turretinfan said...

"But what would such a person be expected to assume?"

If God told them "I just created it," they wouldn't be expected to assume anything.

Dan said...

David (in the link) speaks of "nearly" any conceivable universe, not any; and if he meant any without qualification, he is wrong. Suppose that an observer does not witness a static universe, but rather an expanding one (one growing larger in every direction). Depending on the observed rate of expansion, there will be some interval of time such that the universe will not appear to have existed for longer than that interval (because, once one extrapolates into the past beyond that interval, the universe will have since appeared to have imploded out of existence). Conservation laws may not lead one to expect a finite age of the universe, but these are not the only relevant conceivable laws governing a universe. Further, big bang cosmology (BBC) denies the "indefinite past existence" of matter and/or energy. Whether one takes this to suggest that BBC denies appearances, or instead to suggest that the universe does not appear to have contained matter/energy indefinitely into the past, the fact that a universe created ex nihilo would not necessarily appear to be young does not explain away the popularity of BBC. According to it, the universe does not merely appear to be older than you think it is; it appears to be older than you think it is by a relatively specific, determinate amount. And I don't see how this fact can be accounted for by invoking naturalistic presuppositions on the part of the relevant scientists (though it is surely true that many if not most of them have such presuppositions). In fact, naturalistic inclinations have led some scientists to resist BBC, because on BBC the universe appears to have been created ex nihilo.

John Sellman said...

Naturalism presupposes a universe without a beginning, eternal and unchanging. I cite the Steady State theory as evidence that this is so. The scientific description (today) of the universe does not appear to be derived primarily from this naturalistic presupposition. Is it really impossible to discover the age of the universe using observation and experimentation? Is it only something that divine revelation can tell us? If so, why? (As an aside, no one has demonstrated to me from scripture that the age of the earth is 6k years old.)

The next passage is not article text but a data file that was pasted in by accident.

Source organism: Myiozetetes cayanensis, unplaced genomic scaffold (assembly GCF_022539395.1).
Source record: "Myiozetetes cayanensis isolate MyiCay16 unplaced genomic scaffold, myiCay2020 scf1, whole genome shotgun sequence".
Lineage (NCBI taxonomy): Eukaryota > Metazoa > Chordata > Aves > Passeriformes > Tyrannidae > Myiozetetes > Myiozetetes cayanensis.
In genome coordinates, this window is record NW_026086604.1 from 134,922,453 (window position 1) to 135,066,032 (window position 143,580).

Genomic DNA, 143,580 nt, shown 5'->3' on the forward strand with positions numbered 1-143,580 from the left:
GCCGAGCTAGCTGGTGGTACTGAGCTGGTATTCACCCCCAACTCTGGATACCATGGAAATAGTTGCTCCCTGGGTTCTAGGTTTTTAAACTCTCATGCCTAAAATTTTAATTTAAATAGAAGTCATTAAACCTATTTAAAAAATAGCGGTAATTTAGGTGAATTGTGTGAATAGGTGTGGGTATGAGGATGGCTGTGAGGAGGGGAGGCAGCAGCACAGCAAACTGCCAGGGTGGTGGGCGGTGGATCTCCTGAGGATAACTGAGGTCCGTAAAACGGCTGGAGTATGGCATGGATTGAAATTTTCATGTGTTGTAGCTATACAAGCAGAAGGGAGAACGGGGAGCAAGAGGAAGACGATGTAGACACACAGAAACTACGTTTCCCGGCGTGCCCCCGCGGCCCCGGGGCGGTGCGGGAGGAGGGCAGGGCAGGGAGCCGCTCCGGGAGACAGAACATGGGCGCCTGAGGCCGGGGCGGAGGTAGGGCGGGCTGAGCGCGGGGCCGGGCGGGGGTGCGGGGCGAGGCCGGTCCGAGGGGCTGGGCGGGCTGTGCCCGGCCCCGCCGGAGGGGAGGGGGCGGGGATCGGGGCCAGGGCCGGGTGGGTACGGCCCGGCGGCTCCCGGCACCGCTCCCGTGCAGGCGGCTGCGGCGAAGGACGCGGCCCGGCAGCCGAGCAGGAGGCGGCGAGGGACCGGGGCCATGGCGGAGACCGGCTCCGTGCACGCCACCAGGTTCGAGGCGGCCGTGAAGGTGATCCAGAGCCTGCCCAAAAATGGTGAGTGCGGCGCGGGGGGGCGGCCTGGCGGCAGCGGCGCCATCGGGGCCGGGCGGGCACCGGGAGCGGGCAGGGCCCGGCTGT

Eric said...

... "increasing age of the universe" phenomenon... I can attest to this. When I started my science degree in college I was taught that the earth was 3.8 billion year old. By the time I finished my Geology degree the earth was 4.5 billion years old! Granted, I wasn't the sharpest bulb in the deck, but it really didn't take me that long to finish my degree! ;-)

Michael Snow said...

"First, God can hardly be accused of deceiving us about the world's age, when he gives us such detailed information in Genesis and Exodus that allows us to generate an approximate age of the universe."

Only if you fall back into eisegesis. The Bible gives us no information from which we can calculate even an "approximate age." Unless you take the liberal version of Gen. 1:1 that this is a conditional rather than a n absolute statement [as in all the ancient translation as Aalders shows], we are told of the creation of the universe in verse 1. We are told in verse two the condition of earth and in verse 3 God begins to put earth in order for the creation of man. As to how much time elapsed between verse 1 and 3 we have no information.

turretinfan said...

Actually, we do have information. See Exodus 20.

mr ashley haworth-roberts said...

"What would a "young" universe look like? On naturalism, a 6000 year old universe would be one that is totally inhospitable to life - the same for a 6000 year old Earth. So, one obvious answer for the reason that the Earth and Universe don't look "young" is that the Earth and Universe are here to support life".